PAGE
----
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By Stacy M. Brown, NNPA Newswire Senior National Correspondent
The average price of a gallon of gas has hit record highs in Los Angeles and Philadelphia.
This week, prices rose four cents nationwide and consumers wondered why the cost was so high.
A study of fact sheets provided by the American Petroleum Institute suggests the complicated answer includes more production in America, which could add more supply. “More US sourcing means relief for the global market,” Lem Smith, API vice president for federal relations, wrote in an op-ed.
“America has an abundance of resources under our feet, and policymakers should send a clear message that America is open to energy investment,” Smith said.
API noted that gasoline prices are determined by supply and demand for crude oil and spending on refining, distribution, retailing and taxation. These fundamental market realities drive prices at the pump, officials said.
The major components of retail gasoline prices are the cost of crude oil, taxes, refining costs, and distribution and marketing costs, API officials said.
Of these, the price of crude oil has the largest impact – accounting for 56% of the cost.
“For this reason, price changes reflect the global cost of crude oil, which is influenced by current conditions and expectations of consumer demand, supply, inventory, geopolitical events and other factors. usually an effect on prices at the pump,” the organization mentioned in a fact sheet said.
In addition, federal, state, and local governments levy various taxes on transportation fuels.
The average national gasoline tax is 57.09 cents per gallon, including a federal tax of 18.4 cents per gallon and state level taxes ranging from 68.15 cents per gallon in California to 15.13 cents per gallon in Alaska.
API President and CEO Mike Sommers recently spoke of the critical importance of US energy leadership “in a time of geopolitical volatility and rising energy costs around the world.”
Sommers urged policymakers to advance U.S. natural gas and oil production to support stable global energy markets and ensure access to affordable and reliable energy for U.S. consumers and our allies. abroad.
“Almost everyone knows that the world is in dire need of oil and natural gas and will need it for decades or more; the only question is where will that oil and gas come from,” Sommers noted.
“More than ever, we need to seriously think about this economic truth and our energy future. It means recognizing the energy of natural gas and oil as America’s critical strategic asset.
“We can’t treat oil and natural gas as some sort of switch that’s on or off based on when,” Sommers continued.
“Production and delivery don’t work that way. Yet the prevailing policy of late has been to cancel pipelines, block permits and deny leases – all of which discourage investment.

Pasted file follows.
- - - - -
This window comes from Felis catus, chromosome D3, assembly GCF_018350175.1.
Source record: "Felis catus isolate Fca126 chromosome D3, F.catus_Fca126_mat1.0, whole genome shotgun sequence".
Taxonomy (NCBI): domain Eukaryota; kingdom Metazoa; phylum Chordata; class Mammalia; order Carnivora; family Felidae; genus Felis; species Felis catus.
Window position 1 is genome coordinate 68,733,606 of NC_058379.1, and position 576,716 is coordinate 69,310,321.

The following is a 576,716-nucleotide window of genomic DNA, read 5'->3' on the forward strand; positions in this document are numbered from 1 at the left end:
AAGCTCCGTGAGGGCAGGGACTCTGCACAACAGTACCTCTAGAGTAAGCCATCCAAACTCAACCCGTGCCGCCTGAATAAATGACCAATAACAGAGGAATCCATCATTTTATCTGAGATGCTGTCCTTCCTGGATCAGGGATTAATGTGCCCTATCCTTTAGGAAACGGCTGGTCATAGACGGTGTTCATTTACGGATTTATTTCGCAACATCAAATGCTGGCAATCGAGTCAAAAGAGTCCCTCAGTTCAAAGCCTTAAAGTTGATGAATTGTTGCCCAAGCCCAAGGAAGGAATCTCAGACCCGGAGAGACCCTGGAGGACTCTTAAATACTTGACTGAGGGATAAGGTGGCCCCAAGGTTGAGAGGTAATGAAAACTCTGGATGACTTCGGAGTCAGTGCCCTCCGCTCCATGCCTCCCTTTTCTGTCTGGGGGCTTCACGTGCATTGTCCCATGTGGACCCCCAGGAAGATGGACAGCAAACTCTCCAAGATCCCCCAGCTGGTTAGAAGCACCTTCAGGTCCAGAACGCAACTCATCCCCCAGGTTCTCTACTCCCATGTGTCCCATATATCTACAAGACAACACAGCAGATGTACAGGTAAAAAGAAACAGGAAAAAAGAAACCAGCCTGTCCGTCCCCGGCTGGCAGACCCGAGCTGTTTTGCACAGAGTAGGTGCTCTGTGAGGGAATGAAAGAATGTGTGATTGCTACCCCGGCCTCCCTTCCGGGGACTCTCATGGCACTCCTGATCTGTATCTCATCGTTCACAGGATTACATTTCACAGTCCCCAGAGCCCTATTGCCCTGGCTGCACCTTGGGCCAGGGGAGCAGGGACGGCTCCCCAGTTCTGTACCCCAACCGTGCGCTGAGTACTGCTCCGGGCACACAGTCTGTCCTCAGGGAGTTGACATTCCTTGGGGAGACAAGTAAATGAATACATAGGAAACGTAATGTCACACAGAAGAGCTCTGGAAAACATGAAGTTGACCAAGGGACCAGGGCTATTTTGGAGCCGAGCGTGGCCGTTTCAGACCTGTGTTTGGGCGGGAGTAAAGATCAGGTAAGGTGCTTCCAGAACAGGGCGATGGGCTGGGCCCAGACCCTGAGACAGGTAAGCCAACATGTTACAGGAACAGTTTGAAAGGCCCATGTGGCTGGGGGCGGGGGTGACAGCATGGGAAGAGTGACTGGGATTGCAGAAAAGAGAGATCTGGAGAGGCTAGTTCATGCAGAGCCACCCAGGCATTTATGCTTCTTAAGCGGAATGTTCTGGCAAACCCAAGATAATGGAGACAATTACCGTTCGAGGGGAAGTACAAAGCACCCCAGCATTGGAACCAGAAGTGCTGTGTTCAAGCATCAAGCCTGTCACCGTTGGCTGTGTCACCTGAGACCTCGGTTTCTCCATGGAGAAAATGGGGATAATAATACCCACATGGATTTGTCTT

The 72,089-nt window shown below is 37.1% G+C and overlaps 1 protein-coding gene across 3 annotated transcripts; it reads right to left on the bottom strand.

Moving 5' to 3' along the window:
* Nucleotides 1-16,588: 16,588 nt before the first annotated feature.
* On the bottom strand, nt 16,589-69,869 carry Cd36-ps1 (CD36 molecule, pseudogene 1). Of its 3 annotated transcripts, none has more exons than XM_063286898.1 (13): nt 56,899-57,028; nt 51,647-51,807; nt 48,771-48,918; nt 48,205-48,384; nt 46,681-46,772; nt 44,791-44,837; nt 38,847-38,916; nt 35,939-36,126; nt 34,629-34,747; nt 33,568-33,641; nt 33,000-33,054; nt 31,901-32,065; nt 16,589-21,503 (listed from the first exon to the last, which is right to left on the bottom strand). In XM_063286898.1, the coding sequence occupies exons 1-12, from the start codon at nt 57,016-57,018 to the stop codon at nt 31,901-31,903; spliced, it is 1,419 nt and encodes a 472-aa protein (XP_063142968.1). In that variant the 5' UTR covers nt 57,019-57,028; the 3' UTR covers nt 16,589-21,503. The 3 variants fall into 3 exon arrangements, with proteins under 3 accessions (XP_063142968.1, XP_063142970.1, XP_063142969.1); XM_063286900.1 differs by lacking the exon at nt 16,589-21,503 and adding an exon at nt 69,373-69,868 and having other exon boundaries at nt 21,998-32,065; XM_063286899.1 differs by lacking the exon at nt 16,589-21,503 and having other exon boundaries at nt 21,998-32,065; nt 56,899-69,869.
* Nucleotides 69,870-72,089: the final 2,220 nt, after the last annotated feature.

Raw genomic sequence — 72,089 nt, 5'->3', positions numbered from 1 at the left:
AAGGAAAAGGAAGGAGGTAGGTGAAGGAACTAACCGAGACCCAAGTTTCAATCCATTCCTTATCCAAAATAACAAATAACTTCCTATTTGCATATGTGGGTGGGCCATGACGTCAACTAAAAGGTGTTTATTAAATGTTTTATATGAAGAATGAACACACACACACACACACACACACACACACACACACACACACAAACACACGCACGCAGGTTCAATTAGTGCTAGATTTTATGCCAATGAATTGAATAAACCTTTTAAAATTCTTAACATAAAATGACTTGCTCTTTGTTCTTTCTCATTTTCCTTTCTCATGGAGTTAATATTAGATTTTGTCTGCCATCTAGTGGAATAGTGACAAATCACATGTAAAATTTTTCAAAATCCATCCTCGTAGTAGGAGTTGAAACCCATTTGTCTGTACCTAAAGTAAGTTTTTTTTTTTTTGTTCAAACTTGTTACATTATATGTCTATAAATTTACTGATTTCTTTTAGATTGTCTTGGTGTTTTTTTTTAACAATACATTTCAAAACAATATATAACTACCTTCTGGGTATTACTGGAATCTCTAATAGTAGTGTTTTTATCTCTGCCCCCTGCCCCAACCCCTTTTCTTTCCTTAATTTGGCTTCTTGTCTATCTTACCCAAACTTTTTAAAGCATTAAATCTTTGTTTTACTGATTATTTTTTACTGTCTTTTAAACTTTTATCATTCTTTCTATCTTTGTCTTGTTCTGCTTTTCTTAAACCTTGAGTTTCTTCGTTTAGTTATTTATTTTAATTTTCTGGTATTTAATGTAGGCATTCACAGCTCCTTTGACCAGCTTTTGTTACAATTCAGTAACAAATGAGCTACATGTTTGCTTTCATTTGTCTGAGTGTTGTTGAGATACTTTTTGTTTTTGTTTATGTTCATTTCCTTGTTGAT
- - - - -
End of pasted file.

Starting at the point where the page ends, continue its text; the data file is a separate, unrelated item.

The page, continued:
“As more and more Americans face the consequences of bad policy, the elements of good policy become all the more apparent and desired. We have an opportunity together to refocus the discussion on energy with basic realities and common sense as a starting point.
Sommers called on the administration and Congress to develop a new five-year offshore leasing program; hold land leases on federal lands in accordance with the Mining Leasing Act; approve LNG export applications and authorize export approval to non-free trade agreement countries, and develop transparent and consistent authorization regulations to enable the development of vital energy infrastructure.
The United States has pledged to increase its LNG exports to Europe by 65% over the next six years.
How fast could US oil producers increase production to put downward pressure on domestic gasoline costs?
What could the federal government do to encourage this production?
API officials said it starts with accessing resources, advancing infrastructure, and enabling — rather than deterring — industry funding.
“It is important to note that financial markets have become less hospitable to the natural gas and oil industry, in part due to the positions, policies and signals of the Biden administration,” officials said. ‘API.
“Those with capital may be reluctant to invest in long-lived energy assets in such a climate, and a relatively fixed pool of cash flow that could be reinvested by industry has become increasingly scattered. .”
API has listed four “concrete actions” the organization believes the Biden-Harris administration could take immediately to support U.S. production.
They include completing federal lease sales, completing a new five-year federal offshore lease program, supporting energy infrastructure and reopening access to Alaska.
“The administration should reinstate the leases it suspended in Alaska’s Arctic National Wildlife Refuge and the development permit it approved in the National Petroleum Reserve,” API officials wrote.
“These were licensed with strict environmental standards and could prove to be an important source of domestic production over time.”
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